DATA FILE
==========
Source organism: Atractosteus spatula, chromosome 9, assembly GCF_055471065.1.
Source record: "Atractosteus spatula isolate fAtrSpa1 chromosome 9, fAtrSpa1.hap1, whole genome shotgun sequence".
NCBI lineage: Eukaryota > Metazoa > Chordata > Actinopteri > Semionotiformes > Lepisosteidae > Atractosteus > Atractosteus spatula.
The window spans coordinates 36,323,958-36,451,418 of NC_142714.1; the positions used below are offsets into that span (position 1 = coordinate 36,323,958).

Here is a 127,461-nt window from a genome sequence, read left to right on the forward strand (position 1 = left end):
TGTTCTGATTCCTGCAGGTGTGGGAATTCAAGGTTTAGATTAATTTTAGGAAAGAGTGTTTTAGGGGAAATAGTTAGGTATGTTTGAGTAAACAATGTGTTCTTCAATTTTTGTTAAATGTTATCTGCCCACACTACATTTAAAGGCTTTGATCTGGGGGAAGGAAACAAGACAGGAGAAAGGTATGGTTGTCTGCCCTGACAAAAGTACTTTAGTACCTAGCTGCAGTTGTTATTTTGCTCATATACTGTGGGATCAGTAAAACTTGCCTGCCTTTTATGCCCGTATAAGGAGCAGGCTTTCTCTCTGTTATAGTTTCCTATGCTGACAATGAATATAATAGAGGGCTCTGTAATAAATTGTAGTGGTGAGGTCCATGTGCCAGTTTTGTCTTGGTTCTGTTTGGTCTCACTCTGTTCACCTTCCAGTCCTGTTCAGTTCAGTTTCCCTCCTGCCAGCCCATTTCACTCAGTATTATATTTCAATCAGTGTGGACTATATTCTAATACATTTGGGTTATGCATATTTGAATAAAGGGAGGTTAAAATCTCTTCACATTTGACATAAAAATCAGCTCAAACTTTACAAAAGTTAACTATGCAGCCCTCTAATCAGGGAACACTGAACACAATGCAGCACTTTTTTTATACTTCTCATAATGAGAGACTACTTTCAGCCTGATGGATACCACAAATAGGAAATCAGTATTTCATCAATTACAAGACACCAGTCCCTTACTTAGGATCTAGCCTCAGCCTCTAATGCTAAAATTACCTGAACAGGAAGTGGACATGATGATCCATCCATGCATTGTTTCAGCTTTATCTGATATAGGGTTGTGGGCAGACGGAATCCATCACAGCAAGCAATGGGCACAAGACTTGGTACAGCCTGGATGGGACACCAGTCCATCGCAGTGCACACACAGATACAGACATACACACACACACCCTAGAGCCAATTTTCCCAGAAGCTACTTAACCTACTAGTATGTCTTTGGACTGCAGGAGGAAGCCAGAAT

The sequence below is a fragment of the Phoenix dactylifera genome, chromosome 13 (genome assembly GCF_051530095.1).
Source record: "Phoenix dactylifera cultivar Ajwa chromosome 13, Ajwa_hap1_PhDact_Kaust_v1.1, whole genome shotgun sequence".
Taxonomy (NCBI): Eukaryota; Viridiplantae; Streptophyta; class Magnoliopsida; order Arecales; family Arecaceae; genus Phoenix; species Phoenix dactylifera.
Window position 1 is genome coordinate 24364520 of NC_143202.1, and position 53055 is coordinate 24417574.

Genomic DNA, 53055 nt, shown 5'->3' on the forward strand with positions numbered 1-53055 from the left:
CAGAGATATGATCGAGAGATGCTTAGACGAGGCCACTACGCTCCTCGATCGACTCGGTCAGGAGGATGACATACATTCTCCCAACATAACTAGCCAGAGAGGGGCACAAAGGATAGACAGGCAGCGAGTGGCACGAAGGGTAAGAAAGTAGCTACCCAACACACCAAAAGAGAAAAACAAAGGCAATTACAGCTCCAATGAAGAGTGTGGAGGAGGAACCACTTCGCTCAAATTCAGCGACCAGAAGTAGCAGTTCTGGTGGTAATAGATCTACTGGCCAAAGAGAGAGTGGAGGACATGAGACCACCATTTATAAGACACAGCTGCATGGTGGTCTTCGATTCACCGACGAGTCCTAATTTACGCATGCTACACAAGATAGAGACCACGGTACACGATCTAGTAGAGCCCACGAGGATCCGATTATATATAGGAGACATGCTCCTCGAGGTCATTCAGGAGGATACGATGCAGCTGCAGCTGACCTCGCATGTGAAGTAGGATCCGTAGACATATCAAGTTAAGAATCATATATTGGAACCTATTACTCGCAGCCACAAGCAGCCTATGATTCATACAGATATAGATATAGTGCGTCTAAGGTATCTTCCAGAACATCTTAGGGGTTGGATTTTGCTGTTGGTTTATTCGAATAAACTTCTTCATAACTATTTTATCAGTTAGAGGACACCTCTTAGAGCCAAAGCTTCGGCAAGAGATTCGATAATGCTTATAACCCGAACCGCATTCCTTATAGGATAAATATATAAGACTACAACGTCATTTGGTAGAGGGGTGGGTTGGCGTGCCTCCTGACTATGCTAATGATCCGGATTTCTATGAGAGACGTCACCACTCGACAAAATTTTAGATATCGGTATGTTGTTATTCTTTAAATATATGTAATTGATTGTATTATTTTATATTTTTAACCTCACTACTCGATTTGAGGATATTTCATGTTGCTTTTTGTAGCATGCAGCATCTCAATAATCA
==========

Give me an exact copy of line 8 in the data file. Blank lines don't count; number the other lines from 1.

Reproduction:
Source record: "Phoenix dactylifera cultivar Ajwa chromosome 13, Ajwa_hap1_PhDact_Kaust_v1.1, whole genome shotgun sequence".